Like many industries, the plant-based meat business is in free fall. The two big names in plant-based protein, Beyond Meat and Impossible Foods, have been laying off workers amid dwindling sales. Bloomberg went as far as to declare their products “just another fad.”
Plant-based business may not be booming, but that hasn’t stopped fast food chains from getting in on the action. Smashburger launched its new plant-based burger—not with Beyond or Impossible, though, but with up-and-comer Jack & Annie’s. Rather than relying on soy or lab-modified proteins, Jack & Annie’s primary ingredient is jackfruit.
What’s Smashburger’s jackfruit veggie burger like?
Jackfruit are ginormous. Jack & Annie shares that a Jack tree “can produce up to 200 jackfruit a year, each weighing up to 100 pounds.” The trees are also “resistant to drought, heat, and pests,” and the fruit is rich in fiber and protein while being lean on fat.
Personally, I typically don’t really care for most meat substitutes. Like most people who went to a liberal arts college, I was a vegetarian for a year when I was 19 and managed to convince myself that I enjoyed the various plant-based proteins I was eating. Since returning to my carnivorous roots, I occasionally try to consume vegan “meat” and often end up spitting it out. But I had never heard of a jackfruit-based meat alternative before. According to my token vegan friend, using jackfruit as a meat alternative is somewhat common.
You can get Smashburger’s new plant-based patty on any of the company’s signature sandwiches, but I stuck with the Classic Smash Burger, which comes with American cheese, lettuce, tomatoes, red onions, pickles, “Smash Sauce” (which tastes like mustard), and ketchup. After a few minutes, they brought the burger out to me on a dainty wire plate with a flag perched on the top. The burger was overflowing with toppings; it wasn’t a sad-looking burger.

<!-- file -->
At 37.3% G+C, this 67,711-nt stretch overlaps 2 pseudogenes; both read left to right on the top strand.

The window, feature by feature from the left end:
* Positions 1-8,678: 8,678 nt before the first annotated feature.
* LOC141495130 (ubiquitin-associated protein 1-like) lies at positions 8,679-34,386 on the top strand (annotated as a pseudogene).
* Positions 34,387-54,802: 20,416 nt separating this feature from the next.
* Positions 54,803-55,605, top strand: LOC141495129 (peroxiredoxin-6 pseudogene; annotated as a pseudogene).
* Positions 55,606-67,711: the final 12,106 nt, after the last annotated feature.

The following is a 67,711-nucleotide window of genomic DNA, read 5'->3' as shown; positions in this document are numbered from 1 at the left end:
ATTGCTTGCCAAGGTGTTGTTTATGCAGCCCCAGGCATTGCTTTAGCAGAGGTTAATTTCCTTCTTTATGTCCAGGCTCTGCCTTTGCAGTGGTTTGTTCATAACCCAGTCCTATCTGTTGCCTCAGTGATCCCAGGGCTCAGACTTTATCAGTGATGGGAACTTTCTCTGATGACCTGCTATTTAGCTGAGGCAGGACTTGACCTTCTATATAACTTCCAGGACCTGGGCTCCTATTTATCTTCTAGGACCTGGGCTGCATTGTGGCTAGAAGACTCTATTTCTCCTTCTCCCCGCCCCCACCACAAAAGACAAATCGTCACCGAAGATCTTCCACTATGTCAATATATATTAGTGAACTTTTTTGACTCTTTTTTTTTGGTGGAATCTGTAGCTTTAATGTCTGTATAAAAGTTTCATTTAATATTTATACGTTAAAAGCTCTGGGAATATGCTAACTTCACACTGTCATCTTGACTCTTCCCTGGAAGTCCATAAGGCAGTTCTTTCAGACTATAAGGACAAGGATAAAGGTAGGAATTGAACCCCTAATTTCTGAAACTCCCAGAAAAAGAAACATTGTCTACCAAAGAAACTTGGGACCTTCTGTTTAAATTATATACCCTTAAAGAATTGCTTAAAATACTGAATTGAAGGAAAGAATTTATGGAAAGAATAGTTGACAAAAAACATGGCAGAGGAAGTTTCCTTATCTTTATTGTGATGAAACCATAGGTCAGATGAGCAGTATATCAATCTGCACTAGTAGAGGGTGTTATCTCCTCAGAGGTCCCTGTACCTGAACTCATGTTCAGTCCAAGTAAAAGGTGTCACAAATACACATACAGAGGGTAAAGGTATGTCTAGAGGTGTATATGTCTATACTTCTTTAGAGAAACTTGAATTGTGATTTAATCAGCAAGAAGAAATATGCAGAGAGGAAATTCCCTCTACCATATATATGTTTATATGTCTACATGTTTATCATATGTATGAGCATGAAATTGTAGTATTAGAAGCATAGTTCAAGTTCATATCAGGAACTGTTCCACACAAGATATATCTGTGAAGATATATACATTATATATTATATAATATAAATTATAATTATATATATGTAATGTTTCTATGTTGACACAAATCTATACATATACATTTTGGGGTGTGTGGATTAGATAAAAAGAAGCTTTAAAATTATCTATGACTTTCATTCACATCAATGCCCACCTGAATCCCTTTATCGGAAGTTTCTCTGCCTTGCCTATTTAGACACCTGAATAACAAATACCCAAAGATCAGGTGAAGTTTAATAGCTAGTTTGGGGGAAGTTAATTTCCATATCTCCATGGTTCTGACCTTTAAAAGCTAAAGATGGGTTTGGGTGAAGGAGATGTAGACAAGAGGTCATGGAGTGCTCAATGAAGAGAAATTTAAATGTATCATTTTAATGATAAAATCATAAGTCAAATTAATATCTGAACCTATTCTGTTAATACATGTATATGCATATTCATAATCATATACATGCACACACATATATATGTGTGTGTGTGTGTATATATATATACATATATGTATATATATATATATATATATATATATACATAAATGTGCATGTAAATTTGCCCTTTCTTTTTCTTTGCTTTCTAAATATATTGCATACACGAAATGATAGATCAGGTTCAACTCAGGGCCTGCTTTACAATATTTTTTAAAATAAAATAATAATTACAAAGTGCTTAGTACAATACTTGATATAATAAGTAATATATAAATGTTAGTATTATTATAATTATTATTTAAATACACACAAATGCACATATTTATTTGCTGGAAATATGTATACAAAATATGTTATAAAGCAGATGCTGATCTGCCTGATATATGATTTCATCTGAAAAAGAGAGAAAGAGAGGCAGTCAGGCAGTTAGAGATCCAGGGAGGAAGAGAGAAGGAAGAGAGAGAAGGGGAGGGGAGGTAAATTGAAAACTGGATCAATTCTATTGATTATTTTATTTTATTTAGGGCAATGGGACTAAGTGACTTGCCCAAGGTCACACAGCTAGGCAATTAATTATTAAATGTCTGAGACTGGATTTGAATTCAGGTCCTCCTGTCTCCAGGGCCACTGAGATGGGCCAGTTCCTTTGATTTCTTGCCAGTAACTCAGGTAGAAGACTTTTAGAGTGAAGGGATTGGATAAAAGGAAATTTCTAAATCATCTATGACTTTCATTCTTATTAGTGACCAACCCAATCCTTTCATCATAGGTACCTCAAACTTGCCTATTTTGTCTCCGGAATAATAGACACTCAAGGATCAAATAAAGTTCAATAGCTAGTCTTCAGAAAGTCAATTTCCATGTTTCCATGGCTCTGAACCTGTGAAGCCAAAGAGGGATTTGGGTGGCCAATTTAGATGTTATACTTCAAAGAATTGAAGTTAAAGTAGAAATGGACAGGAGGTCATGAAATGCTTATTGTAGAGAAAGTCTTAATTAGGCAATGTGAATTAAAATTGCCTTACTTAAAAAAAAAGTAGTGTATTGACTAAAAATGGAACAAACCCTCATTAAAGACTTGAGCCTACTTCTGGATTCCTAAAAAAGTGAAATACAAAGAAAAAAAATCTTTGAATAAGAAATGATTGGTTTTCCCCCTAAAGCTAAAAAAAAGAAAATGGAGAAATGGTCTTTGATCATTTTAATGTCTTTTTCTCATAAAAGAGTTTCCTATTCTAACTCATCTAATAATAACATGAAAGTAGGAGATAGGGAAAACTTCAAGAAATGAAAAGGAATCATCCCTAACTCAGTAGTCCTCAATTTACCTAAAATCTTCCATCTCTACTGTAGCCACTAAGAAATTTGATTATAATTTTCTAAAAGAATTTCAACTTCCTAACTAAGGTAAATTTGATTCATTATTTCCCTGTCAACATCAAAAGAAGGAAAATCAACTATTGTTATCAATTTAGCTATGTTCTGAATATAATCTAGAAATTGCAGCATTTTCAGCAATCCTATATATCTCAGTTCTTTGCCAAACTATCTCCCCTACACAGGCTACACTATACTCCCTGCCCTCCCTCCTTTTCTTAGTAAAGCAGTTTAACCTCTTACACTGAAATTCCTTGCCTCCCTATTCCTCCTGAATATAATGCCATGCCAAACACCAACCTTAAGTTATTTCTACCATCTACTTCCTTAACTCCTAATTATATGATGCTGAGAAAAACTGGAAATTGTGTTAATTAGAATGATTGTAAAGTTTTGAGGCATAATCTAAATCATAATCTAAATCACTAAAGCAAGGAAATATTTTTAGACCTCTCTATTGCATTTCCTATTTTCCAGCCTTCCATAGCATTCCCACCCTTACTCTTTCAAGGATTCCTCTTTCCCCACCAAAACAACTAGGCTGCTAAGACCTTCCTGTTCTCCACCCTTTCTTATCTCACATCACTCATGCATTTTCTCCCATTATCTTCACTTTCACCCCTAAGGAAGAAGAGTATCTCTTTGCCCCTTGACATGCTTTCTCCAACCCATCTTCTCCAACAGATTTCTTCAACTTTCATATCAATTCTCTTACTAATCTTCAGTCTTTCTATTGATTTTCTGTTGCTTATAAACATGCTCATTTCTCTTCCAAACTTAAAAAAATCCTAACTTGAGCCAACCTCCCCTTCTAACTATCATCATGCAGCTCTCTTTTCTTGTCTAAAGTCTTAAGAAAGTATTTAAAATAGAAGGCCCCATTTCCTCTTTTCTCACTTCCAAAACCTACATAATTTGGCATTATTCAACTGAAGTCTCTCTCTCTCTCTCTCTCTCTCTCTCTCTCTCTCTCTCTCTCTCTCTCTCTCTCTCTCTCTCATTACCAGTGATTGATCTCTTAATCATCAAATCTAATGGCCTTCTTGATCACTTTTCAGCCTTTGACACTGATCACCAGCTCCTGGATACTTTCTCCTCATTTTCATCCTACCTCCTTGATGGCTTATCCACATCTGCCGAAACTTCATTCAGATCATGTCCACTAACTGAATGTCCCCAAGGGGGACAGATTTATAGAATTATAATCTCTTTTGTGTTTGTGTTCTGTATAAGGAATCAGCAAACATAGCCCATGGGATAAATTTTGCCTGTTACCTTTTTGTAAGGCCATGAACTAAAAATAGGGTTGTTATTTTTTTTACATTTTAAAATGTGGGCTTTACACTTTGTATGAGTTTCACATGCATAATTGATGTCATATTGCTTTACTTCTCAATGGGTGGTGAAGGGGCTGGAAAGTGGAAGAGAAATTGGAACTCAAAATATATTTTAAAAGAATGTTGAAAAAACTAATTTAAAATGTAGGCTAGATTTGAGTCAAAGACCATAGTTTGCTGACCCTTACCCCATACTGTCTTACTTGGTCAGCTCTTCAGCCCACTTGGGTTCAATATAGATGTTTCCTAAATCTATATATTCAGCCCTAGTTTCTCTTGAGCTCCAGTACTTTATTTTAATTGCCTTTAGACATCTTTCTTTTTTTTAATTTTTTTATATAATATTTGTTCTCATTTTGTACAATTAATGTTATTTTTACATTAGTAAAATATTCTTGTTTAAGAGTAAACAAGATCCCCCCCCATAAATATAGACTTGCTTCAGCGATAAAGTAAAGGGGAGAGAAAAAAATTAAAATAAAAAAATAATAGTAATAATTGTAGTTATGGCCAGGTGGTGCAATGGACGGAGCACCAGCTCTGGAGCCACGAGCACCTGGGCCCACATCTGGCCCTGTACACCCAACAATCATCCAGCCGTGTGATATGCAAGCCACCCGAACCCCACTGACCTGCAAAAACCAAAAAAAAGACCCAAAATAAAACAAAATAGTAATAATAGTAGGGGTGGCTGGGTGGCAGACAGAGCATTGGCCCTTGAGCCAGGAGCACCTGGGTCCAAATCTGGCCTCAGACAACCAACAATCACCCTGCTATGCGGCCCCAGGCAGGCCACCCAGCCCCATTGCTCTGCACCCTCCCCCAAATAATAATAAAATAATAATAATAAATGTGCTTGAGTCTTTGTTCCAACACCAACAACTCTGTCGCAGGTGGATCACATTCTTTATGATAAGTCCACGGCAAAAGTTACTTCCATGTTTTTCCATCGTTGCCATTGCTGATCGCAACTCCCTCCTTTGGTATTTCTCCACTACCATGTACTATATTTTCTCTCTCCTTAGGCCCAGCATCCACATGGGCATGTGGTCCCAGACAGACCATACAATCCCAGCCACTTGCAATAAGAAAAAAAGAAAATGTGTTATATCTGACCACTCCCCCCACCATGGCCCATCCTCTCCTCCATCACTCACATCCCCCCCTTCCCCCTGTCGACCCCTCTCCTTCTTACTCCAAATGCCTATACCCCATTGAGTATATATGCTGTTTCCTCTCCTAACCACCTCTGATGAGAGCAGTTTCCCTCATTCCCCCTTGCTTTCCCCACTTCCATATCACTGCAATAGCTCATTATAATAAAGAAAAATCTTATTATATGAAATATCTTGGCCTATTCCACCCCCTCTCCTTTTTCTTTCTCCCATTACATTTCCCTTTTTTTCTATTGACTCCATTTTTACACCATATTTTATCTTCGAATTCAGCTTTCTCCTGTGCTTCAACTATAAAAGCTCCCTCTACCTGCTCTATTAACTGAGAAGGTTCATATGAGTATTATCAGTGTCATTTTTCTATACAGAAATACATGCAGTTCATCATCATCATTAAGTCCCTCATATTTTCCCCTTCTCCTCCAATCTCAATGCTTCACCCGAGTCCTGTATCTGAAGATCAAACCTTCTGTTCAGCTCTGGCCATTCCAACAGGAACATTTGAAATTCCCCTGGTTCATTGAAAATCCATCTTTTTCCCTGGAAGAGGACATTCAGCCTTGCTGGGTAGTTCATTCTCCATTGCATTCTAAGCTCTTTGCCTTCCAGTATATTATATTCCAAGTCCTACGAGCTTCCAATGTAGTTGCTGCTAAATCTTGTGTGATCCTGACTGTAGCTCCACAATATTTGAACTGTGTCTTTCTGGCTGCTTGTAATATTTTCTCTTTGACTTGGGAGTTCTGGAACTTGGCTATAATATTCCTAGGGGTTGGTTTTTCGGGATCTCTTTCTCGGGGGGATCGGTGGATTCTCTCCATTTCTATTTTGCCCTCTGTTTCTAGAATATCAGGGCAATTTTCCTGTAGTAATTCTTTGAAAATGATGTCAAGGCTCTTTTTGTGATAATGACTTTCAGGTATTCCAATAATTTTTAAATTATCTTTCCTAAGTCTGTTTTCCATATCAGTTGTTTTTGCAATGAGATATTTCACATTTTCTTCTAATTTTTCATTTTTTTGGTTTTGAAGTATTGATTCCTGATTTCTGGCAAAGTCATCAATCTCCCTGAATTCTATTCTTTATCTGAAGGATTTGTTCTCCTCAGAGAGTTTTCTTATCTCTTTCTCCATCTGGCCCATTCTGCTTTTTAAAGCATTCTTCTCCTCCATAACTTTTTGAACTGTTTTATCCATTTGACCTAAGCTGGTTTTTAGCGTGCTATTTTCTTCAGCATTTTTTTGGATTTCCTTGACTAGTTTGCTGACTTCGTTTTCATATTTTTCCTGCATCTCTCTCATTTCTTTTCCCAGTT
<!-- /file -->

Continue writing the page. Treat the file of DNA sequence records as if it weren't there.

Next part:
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At a first glance, the patty doesn’t look particularly interesting, other than perhaps being a bit lighter in color than a traditional meat patty. It’s disappointingly thin, but all smash burgers are, given the “smash” part. After sinking my teeth in, my first thought was, “This tastes exactly like a Boca burger.” I went in expecting to only take two bites but ended up finishing the whole thing. It didn’t make a big impression, but it wasn’t bad either.
So, should you order Smashburger’s new veggie burger?
Maybe. If you’re a vegetarian who finds yourself cajoled into going to Smashburger with a group of people and it would be awkward if you only ordered fries, then sure. But unless you’re trying to avoid social discomfort, I don’t see this burger being worth anyone’s while. It costs $8.49 before tax, and for less than half that, you can get a 4-pack of identical-tasting Boca burgers and make almost the exact same sandwich at home.
Interestingly, Smashburger’s website claims that the chain already sells black bean burgers for its vegan clientele; however, they don’t seem to be offered at the locations that are offering the jackfruit burger. The implication here is that if the jackfruit trial is successful, the chain will presumably roll it out nationwide to replace the black bean burger. I hope that doesn’t happen, though, and that people are given their choice of what to order. I have a feeling I know which one they’d pick.